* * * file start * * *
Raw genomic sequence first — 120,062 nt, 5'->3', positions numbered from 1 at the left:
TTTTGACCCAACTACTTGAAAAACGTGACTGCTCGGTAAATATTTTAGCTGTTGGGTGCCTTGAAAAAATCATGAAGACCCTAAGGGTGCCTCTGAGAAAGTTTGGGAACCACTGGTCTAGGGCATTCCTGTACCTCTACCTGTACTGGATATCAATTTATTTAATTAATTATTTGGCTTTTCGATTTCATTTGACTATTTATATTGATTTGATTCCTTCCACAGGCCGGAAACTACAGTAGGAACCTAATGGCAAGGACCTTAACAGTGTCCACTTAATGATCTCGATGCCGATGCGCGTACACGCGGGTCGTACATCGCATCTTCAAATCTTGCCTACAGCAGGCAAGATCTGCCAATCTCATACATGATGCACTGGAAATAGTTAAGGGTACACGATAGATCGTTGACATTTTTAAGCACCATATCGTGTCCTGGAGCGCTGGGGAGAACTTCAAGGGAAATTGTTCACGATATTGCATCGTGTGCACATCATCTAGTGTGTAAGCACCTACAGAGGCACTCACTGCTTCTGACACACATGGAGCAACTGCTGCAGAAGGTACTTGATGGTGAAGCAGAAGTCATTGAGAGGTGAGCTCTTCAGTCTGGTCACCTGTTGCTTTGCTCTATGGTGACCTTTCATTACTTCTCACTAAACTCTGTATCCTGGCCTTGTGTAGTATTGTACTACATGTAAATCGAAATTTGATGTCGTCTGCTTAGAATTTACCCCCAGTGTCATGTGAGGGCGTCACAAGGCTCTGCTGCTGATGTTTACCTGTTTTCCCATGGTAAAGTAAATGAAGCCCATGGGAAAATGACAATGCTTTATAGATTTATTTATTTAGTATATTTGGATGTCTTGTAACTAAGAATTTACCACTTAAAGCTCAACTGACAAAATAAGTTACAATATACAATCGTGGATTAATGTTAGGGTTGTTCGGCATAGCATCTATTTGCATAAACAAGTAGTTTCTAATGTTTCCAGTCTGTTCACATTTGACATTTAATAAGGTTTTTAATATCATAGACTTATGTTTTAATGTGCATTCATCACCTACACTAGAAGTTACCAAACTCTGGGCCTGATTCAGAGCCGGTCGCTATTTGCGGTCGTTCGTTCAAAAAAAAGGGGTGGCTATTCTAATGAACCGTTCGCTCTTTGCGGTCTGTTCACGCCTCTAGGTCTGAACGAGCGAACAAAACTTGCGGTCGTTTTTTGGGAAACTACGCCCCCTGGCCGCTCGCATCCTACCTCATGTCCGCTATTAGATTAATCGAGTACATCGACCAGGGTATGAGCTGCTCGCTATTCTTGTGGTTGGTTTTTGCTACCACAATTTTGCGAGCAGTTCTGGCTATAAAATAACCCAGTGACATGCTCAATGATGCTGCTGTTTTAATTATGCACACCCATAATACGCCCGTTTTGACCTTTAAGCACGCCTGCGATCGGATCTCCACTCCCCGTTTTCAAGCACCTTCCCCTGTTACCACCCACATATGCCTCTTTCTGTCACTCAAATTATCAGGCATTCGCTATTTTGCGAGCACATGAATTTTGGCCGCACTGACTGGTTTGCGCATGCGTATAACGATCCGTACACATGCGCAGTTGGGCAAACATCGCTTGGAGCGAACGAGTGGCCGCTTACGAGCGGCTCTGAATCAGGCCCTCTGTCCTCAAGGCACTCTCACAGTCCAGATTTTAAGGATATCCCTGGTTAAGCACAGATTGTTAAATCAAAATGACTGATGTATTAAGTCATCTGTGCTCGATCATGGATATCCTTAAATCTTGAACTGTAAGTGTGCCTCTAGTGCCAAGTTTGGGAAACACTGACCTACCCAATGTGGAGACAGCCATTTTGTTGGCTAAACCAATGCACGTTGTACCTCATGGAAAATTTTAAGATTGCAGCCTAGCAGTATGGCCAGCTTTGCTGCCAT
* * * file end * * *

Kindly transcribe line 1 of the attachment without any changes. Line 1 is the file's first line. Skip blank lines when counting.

Raw genomic sequence first — 120,062 nt, 5'->3', positions numbered from 1 at the left: